Unofficial SJG Archive

The Unofficial Stephen Jay Gould Archive

Unofficial SJG Archive



Genetics and the Origin of Species (1951)

by Theodosius Dobzhansky

Chapter I.  Organic Diversity

M
an has always been fascinated by the great diversity of organisms which live in the world around him. Many attempts have been made to understand the meaning of this diversity and the causes that bring it about. To many minds this problem possesses an irresistible aesthetic appeal. Inasmuch as scientific inquiry is a form of aesthetic endeavor, biology owes its existence in part to this appeal.

Organisms are amazingly varied in the gross and in the microscopic structure of their bodies. They are equally varied in their ways of life. Several generations of morphologists and anatomists have worked to describe the structures of recent organisms, and the end of this work is not yet in sight. Paleontologists keep discovering a tremendous variety of fossils. Ecologists have only begun to explore the multiform relationships between organisms and their environments. The extent of the diversity of physiological and biochemical traits in living beings is still quite imperfectly known.

All this diversity is at first sight staggering and bewildering. The greatest achievement of biological science to date is the demonstration that the diversity is not fortuitous. It has not arisen from a whim or caprice of some deity. It is a product of evolution, an outcome of a long historical process of development, the duration of which is surmised to be of the order of two billion years (Simpson 1949). Biology can not fathom whether life may be a part of some Cosmic Design. But biology does show that the evolution of life on earth is governed by causes that can be understood by human reason. Darwin was the first to infer that organic diversity is a response of the living matter to the diversity of environments on our planet.

The adaptedness of organisms to their environments is striking. The structures, functions, and modes of life of every species are at least tolerably consonant with the demands of its environment. Every organism is adjusted to occupy and to exploit certain habitats. But habitats vary in space. Evolution has, accordingly, brought about the diversity of allopatric organisms, which inhabit different territories. Diverse habitats occur also within territories which are accessible to an individual organism in its wanderings during its lifetime, or in which the sex cells or seeds of an individual are dispersed. Adaptation to such local diversities of habitats brings about the diversity of sympatric organisms. Finally, the habitats change with time, and the inhabitants often change hand in hand with the environmental changes. The evolutionary changes not only enable life to endure the shocks emanating from the environment; they permit life to conquer ever new habitats, and to establish progressively firmer control of the older ones.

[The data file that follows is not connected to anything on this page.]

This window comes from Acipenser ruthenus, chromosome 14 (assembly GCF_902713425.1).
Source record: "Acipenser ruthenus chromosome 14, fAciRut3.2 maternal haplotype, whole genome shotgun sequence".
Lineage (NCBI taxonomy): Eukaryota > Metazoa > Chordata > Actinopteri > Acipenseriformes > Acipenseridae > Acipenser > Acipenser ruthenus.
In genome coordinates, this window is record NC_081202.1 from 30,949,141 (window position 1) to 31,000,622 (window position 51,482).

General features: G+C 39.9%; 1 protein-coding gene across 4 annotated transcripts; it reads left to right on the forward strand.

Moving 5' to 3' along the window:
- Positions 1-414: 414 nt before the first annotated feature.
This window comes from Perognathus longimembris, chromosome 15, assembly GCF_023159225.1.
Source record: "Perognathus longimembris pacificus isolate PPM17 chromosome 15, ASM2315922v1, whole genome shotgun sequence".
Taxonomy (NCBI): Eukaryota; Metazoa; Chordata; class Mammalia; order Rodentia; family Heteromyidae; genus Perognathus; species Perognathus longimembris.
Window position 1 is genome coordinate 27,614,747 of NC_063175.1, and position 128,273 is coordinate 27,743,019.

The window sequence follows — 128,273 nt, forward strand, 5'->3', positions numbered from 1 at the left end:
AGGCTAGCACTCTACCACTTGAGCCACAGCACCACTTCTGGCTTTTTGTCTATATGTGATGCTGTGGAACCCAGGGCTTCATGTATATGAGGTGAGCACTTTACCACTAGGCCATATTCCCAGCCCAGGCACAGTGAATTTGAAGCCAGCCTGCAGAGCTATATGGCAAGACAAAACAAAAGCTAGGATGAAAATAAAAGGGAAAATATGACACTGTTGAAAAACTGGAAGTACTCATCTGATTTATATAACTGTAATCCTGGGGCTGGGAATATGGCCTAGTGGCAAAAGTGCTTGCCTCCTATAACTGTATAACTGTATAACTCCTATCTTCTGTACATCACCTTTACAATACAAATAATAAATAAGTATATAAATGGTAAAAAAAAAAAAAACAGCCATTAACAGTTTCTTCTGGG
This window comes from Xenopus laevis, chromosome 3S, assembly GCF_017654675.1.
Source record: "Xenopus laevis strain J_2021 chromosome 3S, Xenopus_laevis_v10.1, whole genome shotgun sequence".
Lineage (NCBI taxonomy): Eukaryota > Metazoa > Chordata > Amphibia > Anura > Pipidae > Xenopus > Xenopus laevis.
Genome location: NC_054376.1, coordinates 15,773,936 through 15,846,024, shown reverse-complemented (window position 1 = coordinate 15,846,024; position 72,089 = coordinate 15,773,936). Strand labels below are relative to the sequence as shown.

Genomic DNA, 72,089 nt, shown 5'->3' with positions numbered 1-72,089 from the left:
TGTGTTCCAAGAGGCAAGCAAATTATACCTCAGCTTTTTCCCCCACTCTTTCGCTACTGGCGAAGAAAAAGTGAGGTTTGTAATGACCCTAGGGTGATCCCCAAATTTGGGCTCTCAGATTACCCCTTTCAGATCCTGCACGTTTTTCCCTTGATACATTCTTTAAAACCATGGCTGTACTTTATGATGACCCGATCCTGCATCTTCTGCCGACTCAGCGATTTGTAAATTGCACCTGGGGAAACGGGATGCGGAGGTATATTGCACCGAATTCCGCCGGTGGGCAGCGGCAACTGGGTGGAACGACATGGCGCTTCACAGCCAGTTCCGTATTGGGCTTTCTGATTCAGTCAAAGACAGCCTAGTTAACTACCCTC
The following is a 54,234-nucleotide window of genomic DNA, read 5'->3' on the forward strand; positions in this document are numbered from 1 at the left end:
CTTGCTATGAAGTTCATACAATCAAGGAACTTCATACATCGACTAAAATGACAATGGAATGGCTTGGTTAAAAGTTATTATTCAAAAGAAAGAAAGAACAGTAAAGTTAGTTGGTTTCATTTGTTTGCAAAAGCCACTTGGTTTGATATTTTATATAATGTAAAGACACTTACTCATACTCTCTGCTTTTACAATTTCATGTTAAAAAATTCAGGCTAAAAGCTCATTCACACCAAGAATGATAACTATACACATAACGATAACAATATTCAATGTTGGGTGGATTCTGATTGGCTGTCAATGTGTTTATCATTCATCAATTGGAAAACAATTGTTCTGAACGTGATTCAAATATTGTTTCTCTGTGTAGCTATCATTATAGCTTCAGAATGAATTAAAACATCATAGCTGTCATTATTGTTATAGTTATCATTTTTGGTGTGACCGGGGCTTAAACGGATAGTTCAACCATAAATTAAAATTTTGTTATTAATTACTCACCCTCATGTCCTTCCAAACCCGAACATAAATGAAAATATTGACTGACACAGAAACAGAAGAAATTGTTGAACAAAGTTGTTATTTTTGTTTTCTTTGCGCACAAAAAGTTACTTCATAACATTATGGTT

Discontinuity

Organic diversity is an observational fact more or less familiar to everyone. It is perceived by us as something apart from ourselves, independent of the working of our mind. Experience shows that every person whom one meets differs from all met before. Every human individual is unique, different from all others who live or lived. This is probably true also of individuals of organisms other than man.

The uniqueness and unrepeatability of individuals are aspects falling primarily within the province of philosophers and artists. Although individuals, limited in existence to only a short interval of time, are the prime reality with which a biologist is confronted, a more intimate acquaintance with the living world discloses a fact almost as striking as the diversity itself. This is the discontinuity of the variation among organisms. If we assemble as many individuals living at a given time as we can, we notice at once that the observed variation does not form any kind of continuous distribution. Instead, a multitude of separate, discrete, distributions are found. The living world is not a single array in which any two variants are connected by unbroken series of intergrades, but an array of more or less distinctly separate arrays, intermediates between which are absent or at least rare. Each array is a cluster of individuals which possess some common characteristics. Small clusters are grouped together into larger secondary ones, these into still larger ones, and so on in an hierarchical order.

Biologists have exploited the discontinuity of variation to devise a scientific classification of organisms. The hierarchical nature of the observed discontinuity evidently lends itself admirably to this purpose. For the sake of convenience the discrete clusters are designated races, species, genera, families, and so forth. The classification thus arrived at is to some extent an artificial one, because it is a matter of convenience and convention which cluster is to be designated a genus, family, or order. But the clusters themselves, and the discontinuities observed between them, are not, as sometimes contended, abstractions or inventions of the classifier. Classification is natural and not artificial, in so far as it reflects the objectively ascertainable discontinuity of variation, and in so far as the dividing lines between species, genera, and other categories are made to correspond to the gaps between the discrete clusters of living forms. Biological classification is simultaneously a man-made system of pigeonholes, devised for the pragmatic purpose of recording observations in a convenient manner, and an acknowledgment of the fact of organic discontinuity. A single example will suffice to illustrate the point.